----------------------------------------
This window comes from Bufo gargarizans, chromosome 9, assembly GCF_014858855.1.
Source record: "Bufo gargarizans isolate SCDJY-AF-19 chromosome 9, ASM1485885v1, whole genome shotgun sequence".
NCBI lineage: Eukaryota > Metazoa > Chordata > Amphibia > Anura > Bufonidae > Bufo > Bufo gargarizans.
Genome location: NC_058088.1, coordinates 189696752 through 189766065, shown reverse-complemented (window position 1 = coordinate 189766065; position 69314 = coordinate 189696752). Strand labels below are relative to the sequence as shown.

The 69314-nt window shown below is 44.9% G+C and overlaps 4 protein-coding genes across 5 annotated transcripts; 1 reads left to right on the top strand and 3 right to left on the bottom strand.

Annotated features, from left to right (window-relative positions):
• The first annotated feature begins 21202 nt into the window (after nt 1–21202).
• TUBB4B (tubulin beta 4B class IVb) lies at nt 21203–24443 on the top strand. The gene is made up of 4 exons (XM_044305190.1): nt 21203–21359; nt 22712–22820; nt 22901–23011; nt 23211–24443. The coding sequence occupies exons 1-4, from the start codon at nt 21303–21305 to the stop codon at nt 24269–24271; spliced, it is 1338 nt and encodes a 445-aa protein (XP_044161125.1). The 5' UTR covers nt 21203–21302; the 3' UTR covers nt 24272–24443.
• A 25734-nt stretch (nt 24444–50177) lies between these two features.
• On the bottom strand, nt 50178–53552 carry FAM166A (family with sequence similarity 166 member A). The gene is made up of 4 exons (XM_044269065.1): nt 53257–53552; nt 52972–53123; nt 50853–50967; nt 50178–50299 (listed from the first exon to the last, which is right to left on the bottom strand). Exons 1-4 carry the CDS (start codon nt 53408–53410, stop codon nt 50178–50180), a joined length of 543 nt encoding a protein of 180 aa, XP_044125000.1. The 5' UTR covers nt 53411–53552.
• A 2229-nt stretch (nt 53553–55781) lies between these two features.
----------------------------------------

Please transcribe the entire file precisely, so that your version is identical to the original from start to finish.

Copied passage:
This window comes from Bufo gargarizans, chromosome 9, assembly GCF_014858855.1.
Source record: "Bufo gargarizans isolate SCDJY-AF-19 chromosome 9, ASM1485885v1, whole genome shotgun sequence".
NCBI lineage: Eukaryota > Metazoa > Chordata > Amphibia > Anura > Bufonidae > Bufo > Bufo gargarizans.
Genome location: NC_058088.1, coordinates 189696752 through 189766065, shown reverse-complemented (window position 1 = coordinate 189766065; position 69314 = coordinate 189696752). Strand labels below are relative to the sequence as shown.

The 69314-nt window shown below is 44.9% G+C and overlaps 4 protein-coding genes across 5 annotated transcripts; 1 reads left to right on the top strand and 3 right to left on the bottom strand.

Annotated features, from left to right (window-relative positions):
• The first annotated feature begins 21202 nt into the window (after nt 1–21202).
• TUBB4B (tubulin beta 4B class IVb) lies at nt 21203–24443 on the top strand. The gene is made up of 4 exons (XM_044305190.1): nt 21203–21359; nt 22712–22820; nt 22901–23011; nt 23211–24443. The coding sequence occupies exons 1-4, from the start codon at nt 21303–21305 to the stop codon at nt 24269–24271; spliced, it is 1338 nt and encodes a 445-aa protein (XP_044161125.1). The 5' UTR covers nt 21203–21302; the 3' UTR covers nt 24272–24443.
• A 25734-nt stretch (nt 24444–50177) lies between these two features.
• On the bottom strand, nt 50178–53552 carry FAM166A (family with sequence similarity 166 member A). The gene is made up of 4 exons (XM_044269065.1): nt 53257–53552; nt 52972–53123; nt 50853–50967; nt 50178–50299 (listed from the first exon to the last, which is right to left on the bottom strand). Exons 1-4 carry the CDS (start codon nt 53408–53410, stop codon nt 50178–50180), a joined length of 543 nt encoding a protein of 180 aa, XP_044125000.1. The 5' UTR covers nt 53411–53552.
• A 2229-nt stretch (nt 53553–55781) lies between these two features.